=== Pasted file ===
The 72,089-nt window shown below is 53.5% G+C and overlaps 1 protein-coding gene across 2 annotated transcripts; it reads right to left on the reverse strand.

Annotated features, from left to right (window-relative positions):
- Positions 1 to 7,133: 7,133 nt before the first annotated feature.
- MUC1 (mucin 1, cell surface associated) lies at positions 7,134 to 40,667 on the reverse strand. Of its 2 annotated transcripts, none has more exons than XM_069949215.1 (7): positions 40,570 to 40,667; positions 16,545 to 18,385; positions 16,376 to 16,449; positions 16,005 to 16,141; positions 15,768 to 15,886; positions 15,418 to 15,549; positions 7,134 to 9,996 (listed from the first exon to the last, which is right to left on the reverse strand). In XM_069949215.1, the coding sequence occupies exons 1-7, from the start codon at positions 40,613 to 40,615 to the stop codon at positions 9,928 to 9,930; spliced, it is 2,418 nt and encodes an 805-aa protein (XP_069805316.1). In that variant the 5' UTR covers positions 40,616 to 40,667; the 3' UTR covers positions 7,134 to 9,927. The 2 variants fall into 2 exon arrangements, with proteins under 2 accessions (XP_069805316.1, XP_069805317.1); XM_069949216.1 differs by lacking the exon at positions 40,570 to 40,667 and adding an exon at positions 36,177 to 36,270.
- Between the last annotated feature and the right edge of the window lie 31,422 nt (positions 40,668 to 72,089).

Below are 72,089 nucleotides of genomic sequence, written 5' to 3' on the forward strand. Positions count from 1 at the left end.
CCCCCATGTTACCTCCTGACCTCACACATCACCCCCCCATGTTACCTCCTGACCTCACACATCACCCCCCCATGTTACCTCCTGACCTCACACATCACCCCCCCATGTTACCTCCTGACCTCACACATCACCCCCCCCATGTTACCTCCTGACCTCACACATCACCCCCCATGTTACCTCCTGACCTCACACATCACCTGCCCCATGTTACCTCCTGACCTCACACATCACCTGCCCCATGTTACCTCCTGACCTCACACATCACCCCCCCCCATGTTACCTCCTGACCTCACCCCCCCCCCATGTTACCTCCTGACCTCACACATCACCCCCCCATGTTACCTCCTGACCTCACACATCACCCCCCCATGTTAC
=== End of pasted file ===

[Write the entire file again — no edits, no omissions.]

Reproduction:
The 72,089-nt window shown below is 53.5% G+C and overlaps 1 protein-coding gene across 2 annotated transcripts; it reads right to left on the reverse strand.

Annotated features, from left to right (window-relative positions):
- Positions 1 to 7,133: 7,133 nt before the first annotated feature.
- MUC1 (mucin 1, cell surface associated) lies at positions 7,134 to 40,667 on the reverse strand. Of its 2 annotated transcripts, none has more exons than XM_069949215.1 (7): positions 40,570 to 40,667; positions 16,545 to 18,385; positions 16,376 to 16,449; positions 16,005 to 16,141; positions 15,768 to 15,886; positions 15,418 to 15,549; positions 7,134 to 9,996 (listed from the first exon to the last, which is right to left on the reverse strand). In XM_069949215.1, the coding sequence occupies exons 1-7, from the start codon at positions 40,613 to 40,615 to the stop codon at positions 9,928 to 9,930; spliced, it is 2,418 nt and encodes an 805-aa protein (XP_069805316.1). In that variant the 5' UTR covers positions 40,616 to 40,667; the 3' UTR covers positions 7,134 to 9,927. The 2 variants fall into 2 exon arrangements, with proteins under 2 accessions (XP_069805316.1, XP_069805317.1); XM_069949216.1 differs by lacking the exon at positions 40,570 to 40,667 and adding an exon at positions 36,177 to 36,270.
- Between the last annotated feature and the right edge of the window lie 31,422 nt (positions 40,668 to 72,089).

Below are 72,089 nucleotides of genomic sequence, written 5' to 3' on the forward strand. Positions count from 1 at the left end.
CCCCCATGTTACCTCCTGACCTCACACATCACCCCCCCATGTTACCTCCTGACCTCACACATCACCCCCCCATGTTACCTCCTGACCTCACACATCACCCCCCCATGTTACCTCCTGACCTCACACATCACCCCCCCCATGTTACCTCCTGACCTCACACATCACCCCCCATGTTACCTCCTGACCTCACACATCACCTGCCCCATGTTACCTCCTGACCTCACACATCACCTGCCCCATGTTACCTCCTGACCTCACACATCACCCCCCCCCATGTTACCTCCTGACCTCACCCCCCCCCCATGTTACCTCCTGACCTCACACATCACCCCCCCATGTTACCTCCTGACCTCACACATCACCCCCCCATGTTAC